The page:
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'There are tons of English chefs in Copenhagen': The Brit who helped build Denmark's food scene

Richard Orange
Richard Orange - [email protected]
'There are tons of English chefs in Copenhagen': The Brit who helped build Denmark's food scene
The English chef Paul Cunningham poses with a lobster. Photo: Anders Schoennemann

Few Brits have made more impact on Denmark than Paul Cunningham, who won two Michelin stars on Monday for the eighth year running. He tells The Local why his adopted country's New Nordic cuisine is "in general, bollocks".

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American readers might call it "crap" instead. And if you found that offensive, beware, there are a lot more profanities to come.

Cunningham, who still speaks with the accent of his native Essex, spoke to The Local on his first day back from the Michelin Guide Ceremony for the Nordic Countries in Helsinki, where his Henne Kirkeby Kro restaurant near Esbjerg had the second Michelin star it won in 2017 confirmed.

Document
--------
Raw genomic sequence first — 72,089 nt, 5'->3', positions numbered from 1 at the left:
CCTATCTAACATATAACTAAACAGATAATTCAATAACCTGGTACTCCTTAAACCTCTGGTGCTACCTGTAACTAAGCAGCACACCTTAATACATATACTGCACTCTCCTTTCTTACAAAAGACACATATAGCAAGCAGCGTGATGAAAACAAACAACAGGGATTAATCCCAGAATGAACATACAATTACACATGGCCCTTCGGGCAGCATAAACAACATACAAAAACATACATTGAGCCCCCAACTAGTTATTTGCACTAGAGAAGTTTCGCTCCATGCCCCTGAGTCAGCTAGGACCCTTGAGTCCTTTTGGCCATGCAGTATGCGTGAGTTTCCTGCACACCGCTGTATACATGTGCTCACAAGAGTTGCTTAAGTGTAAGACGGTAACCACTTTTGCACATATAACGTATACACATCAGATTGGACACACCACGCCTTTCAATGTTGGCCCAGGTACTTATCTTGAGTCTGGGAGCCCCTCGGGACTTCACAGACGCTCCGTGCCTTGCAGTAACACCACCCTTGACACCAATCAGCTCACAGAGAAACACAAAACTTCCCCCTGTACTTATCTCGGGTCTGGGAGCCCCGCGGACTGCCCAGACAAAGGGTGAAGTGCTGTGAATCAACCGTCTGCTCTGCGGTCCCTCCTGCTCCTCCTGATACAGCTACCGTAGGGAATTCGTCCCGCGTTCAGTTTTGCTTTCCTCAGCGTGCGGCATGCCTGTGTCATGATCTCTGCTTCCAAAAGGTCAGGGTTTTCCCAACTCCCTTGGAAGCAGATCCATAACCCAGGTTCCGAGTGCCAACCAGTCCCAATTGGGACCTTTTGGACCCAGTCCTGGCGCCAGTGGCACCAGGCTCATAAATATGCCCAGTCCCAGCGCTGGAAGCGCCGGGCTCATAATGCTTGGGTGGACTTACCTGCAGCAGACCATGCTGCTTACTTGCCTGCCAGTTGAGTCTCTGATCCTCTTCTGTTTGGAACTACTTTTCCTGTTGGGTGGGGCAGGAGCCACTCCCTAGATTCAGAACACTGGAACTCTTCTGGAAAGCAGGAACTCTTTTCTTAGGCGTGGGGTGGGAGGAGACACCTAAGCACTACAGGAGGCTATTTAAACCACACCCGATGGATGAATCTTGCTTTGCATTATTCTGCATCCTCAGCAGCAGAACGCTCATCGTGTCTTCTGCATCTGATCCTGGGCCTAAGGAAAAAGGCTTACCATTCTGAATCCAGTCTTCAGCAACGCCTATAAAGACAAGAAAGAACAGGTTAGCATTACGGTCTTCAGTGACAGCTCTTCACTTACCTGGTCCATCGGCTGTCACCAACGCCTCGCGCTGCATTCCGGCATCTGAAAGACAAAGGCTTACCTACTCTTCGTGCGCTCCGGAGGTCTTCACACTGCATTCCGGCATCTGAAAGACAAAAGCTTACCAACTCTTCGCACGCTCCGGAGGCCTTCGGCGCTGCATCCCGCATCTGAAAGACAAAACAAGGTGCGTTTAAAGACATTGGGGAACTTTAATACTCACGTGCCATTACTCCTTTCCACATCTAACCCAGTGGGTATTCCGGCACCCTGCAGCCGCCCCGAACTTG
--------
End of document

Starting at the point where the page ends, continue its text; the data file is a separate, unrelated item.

"I've never ever chased stars," he says of his career in Denmark. "When I moved out here, we thought there was no way we were going to get stars out of Copenhagen, and then all of a sudden, there was this one English guy sitting in the restaurant, and I was like 'no fucking way'. I mean, I left Copenhagen to get away from this."

The main entrance to the Henne Kirkeby Kro restaurant. Photo: Anders Schoennemann

He's not interested, he claims, in doing what it would take to win a third.